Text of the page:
Effective immediately, parking is free in downtown Penticton.
At Tuesday’s meeting, city council voted unanimously to give a reprieve to pay parking from Dec. 7 to March 31.
That includes the new pay parking on Main Street and the existing meter parking across the downtown. The parking will turn into two-hour free parking instead.
The motion was brought forward by Coun. Ryan Graham.
“For the economic viability of the downtown, the increased cost of goods and inflation, I strongly believe a three-month reprieve of pay parking will help,” said Graham. “We have an opportunity to help them survive during this difficult time.”
The loss of parking revenue will cost the city around $200,000 for that time, said city staff. Parking revenue goes directly to pay for the bylaw department and the increase in hiring there, staff noted.
Meter parking on Front and Westminster has existed for some time but it wasn’t until 2021 when a pay parking was implemented on Main Street.
Council heard from staff that the city made a “significant” investment in parking machines on Main Street. Paid parking was implemented during the pandemic and Main Street retail businesses said they felt an immediate hit.
Gratify, a downtown cafe in the 500-block of Main Street, called for an end to paid parking in an open letter to the city last week after receiving a ticket and said it has discouraged people from visiting their business.
In a recent survey, they asked people how Gratify can improve its services. The business found that “parking” was referenced the most. There were 487 respondents.
Letters from both Downtown Penticton BIA and the Chamber have gone against paid parking in the city’s downtown core.
City planner Blake Laven played a role in implementing the paid parking machines on Main Street.
Penticton introduced pay parking in April 2021, dishing out $286,000 for the installation of 160 parking meters and 19 pay machines. They were nearly $100,000 over budget. Since then, drivers have had to pay $2 per hour from Monday to Saturday from 9 a.m. to 6 p.m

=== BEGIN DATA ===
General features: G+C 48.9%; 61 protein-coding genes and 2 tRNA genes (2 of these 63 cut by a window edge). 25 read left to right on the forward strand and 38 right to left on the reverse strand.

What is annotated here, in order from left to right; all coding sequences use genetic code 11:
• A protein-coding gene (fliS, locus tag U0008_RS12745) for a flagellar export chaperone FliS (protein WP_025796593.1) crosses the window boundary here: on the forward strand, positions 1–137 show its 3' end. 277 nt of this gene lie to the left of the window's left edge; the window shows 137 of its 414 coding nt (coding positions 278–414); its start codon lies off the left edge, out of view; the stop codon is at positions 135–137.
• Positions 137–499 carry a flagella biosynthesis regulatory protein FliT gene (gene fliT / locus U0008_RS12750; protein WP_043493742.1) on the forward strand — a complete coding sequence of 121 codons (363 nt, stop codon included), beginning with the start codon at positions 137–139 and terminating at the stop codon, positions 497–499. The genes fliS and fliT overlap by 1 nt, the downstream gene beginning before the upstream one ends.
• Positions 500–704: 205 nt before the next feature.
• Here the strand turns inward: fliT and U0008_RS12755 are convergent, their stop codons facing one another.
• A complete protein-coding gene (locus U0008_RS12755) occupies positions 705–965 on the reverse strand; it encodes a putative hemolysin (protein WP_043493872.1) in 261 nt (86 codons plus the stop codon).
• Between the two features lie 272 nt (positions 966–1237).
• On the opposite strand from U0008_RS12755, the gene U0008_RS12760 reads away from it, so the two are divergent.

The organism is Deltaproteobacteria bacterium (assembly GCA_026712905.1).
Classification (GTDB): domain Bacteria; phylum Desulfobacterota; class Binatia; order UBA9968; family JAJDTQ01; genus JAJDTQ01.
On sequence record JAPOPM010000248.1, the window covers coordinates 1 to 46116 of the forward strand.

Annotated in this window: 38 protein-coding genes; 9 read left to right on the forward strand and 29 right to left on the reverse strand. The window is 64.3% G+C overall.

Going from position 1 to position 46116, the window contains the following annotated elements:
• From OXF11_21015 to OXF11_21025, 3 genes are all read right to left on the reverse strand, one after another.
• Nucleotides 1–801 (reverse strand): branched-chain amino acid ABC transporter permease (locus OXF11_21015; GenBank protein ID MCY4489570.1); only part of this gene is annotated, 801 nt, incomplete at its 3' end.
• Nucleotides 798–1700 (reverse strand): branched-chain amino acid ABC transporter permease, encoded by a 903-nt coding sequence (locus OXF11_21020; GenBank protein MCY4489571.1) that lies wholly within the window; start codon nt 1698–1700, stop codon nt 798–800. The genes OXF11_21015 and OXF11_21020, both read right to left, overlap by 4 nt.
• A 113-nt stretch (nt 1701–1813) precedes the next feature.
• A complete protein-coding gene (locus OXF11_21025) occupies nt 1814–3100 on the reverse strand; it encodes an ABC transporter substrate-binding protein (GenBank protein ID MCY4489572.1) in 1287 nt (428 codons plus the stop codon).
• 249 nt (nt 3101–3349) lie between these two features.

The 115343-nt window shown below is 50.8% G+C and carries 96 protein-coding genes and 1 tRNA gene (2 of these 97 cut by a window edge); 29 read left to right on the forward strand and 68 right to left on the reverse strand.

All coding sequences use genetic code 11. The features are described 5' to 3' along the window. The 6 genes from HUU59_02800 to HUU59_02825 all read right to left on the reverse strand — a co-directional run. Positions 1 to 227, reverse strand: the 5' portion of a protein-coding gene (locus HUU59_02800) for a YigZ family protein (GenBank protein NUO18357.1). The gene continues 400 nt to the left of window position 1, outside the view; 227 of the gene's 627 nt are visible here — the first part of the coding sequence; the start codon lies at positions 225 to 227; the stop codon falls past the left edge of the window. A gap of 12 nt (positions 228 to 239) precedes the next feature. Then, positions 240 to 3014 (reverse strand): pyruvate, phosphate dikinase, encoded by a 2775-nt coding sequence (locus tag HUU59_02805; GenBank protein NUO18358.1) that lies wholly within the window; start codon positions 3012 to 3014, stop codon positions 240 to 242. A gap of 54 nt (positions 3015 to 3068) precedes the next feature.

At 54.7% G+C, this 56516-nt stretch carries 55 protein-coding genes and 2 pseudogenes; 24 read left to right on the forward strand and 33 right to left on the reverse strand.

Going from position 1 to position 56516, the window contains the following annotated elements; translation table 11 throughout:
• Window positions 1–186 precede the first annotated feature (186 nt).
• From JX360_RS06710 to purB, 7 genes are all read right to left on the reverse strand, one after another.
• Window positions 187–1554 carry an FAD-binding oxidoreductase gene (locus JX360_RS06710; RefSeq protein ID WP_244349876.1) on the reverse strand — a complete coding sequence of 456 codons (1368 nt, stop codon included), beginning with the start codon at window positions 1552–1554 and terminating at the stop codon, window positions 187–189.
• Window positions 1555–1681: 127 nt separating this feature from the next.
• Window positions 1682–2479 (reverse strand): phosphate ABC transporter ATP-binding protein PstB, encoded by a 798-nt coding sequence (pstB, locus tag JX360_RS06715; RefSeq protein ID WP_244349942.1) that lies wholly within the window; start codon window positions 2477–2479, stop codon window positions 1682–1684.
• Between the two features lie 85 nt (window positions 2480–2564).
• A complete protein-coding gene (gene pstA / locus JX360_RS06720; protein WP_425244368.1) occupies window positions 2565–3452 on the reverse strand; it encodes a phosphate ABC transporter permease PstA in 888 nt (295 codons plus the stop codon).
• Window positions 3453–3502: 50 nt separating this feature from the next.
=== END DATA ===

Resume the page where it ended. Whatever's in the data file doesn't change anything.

On Tuesday, Laven told council that he didn’t believe giving a reprieve would help the economy of downtown.
“Removing paid parking will not bring a boom to businesses downtown,” said Laven. For the revenue we are going to lose in that time, we could provide free transit to downtown.”
He said pay parking is a “very efficient way to turn over customer parking.” He said having bylaw chalk tires now will be “incredibly labour intensive.”
Coun. Campbell Watt said that when Main Street did have two-hour free parking, the spaces were filled by staff of the businesses. He believes that will happen again during this parking reprieve.
“I’m a big proponent of pay parking because it encourages other modes of transportation but I will support this reprieve because we are seeing inflation and downturn in our economy,” said coun. Isaac Gilbert.
The mayor and Graham both said this pause in paid parking is a good time to review the whole concept of paid parking.
“I’m a supporter of paid parking. I’m a senior, I have the app on my phone and find it to be quite slick. Nothing is perfect. We have the ability to review the parking situation and we should take this opportunity to review best practices,” said Mayor Julius Bloomfield.
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